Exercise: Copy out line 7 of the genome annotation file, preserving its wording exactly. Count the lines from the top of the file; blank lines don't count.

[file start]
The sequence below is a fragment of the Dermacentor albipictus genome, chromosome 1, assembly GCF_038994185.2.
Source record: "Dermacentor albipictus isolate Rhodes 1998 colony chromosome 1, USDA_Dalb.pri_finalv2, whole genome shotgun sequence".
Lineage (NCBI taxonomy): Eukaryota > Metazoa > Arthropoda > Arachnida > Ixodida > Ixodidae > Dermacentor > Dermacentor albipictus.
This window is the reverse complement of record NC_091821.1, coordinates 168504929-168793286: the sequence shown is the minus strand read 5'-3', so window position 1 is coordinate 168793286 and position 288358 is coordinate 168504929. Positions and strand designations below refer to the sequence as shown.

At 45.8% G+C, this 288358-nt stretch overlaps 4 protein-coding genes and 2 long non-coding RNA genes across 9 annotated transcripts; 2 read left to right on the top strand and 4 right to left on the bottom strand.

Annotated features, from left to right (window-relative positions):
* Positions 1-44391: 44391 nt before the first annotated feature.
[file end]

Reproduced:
* Positions 1-44391: 44391 nt before the first annotated feature.